interpretation
The users reading process is as impor tant as the creation moment. For a successful exhibition, the effect on the interpreter is equivalent to the design and staging work.

Bibliography Bruner, Jerome. Acts of Meaning. Cambridge, Harvard University Press, 1990 Wertsch, James. Vigotsky and the social formation of mind, Cambridge, Harvard University Press, 1998 Falk, John & Dierking, Lynn. Learning in Museums, Altamira Press, 2000 Beck, Larry & Cable, Ted. Interpretation for the 21st Century, Sagamore Publishing, 2002 Smith-Shank, Deborah. Semiotics and Visual Culture: Sights, Signs and Signicance, NAEA, 2004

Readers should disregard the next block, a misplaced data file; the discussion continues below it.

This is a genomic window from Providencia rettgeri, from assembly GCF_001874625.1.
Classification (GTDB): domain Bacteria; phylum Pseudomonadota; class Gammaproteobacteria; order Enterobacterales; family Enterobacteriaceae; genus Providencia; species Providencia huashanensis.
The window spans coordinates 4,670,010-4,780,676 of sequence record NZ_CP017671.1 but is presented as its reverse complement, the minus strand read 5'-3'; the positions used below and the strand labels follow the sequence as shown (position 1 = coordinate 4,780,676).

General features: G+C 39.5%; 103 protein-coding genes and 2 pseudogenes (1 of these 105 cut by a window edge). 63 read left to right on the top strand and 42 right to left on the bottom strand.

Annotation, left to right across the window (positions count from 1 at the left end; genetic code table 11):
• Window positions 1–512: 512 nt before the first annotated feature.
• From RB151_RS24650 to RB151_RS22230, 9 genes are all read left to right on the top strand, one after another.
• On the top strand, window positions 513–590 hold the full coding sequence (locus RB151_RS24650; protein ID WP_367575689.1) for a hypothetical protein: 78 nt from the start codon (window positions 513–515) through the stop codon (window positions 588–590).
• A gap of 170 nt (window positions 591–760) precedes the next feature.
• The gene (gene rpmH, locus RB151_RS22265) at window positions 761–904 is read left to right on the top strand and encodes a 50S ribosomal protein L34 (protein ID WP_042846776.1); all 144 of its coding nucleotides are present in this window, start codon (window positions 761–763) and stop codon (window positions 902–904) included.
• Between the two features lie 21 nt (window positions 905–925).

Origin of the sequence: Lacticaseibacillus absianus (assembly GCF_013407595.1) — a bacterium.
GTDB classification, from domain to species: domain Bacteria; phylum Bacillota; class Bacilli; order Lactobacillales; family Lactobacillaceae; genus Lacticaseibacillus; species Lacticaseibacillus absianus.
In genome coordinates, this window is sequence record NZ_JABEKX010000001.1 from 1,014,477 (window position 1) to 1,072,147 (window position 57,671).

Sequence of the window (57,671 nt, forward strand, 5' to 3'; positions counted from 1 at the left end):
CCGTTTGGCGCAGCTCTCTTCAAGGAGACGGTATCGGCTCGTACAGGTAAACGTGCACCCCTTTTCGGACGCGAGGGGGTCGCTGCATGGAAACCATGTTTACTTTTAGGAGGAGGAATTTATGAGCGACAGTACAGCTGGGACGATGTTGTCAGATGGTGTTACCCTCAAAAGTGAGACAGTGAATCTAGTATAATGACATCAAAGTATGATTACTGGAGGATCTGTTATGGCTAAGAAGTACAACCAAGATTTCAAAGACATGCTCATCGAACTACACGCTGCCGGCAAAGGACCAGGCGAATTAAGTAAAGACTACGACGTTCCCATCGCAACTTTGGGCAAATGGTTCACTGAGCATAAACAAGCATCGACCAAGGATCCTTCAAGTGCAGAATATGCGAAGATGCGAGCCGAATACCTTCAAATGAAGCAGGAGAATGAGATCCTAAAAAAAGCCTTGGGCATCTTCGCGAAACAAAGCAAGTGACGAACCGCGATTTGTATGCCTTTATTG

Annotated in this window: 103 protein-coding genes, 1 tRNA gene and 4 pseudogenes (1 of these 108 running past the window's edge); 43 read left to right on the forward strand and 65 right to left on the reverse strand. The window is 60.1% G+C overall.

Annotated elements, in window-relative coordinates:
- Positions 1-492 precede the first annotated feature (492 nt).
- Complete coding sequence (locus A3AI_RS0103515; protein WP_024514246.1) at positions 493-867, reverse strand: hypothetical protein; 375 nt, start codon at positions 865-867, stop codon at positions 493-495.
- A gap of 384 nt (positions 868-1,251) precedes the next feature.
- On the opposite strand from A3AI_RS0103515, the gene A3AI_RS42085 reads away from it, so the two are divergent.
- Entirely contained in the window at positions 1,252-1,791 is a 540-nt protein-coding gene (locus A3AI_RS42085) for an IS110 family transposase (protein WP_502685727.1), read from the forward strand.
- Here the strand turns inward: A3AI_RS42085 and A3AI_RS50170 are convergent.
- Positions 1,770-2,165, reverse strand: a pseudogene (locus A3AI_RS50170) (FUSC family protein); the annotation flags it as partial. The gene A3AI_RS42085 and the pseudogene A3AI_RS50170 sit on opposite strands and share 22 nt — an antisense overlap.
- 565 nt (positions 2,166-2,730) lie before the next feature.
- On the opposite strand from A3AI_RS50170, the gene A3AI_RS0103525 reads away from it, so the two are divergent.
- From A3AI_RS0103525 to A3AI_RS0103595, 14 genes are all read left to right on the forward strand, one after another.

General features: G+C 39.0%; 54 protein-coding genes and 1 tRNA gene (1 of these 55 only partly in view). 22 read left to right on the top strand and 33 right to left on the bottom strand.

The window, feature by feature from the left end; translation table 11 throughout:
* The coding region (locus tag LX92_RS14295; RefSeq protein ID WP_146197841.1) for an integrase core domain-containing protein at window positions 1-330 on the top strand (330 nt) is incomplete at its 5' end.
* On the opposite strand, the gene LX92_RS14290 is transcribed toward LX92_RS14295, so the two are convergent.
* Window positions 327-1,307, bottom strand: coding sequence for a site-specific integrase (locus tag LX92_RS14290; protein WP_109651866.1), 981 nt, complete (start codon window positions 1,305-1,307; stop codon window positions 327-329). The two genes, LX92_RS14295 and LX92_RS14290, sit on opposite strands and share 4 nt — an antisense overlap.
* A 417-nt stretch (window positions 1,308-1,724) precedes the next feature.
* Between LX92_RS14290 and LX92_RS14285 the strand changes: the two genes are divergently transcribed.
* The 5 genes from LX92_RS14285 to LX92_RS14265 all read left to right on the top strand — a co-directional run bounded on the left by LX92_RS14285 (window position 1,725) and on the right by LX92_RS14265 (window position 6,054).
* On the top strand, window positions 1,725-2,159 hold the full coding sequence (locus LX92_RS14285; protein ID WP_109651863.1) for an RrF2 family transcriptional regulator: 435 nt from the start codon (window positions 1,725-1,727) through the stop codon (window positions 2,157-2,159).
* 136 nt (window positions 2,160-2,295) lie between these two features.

Construction of Meaning and Museum Experience Falk & Dierking 4 point out that the construction of meaning inside the museum is a byproduct of the interaction among three contexts: the visitors personal context, the sociocultural context and the physical context, where the experience takes place. The personal context refers to all that which visitors bring to the experience; their interests, motivations, and beliefs; the preferences so as to learning forms and styles, as also their previous knowledge. Some necessary considerations when we consider the visitors personal context would be: The construction of meaning; the formation of an interpretation ows in accordance to motivations and emotional elements; The personal interest facilitates it; It is always built on a basis of previous experiences and previous knowledge. The sociocultural context, considers learning as an individual, but also, group experience. What one person can learn is intrinsically linked to the historic and cultural context in which it occurs. In a certain level, learning and the creation of meanings are consolidated inside the individuals sphere;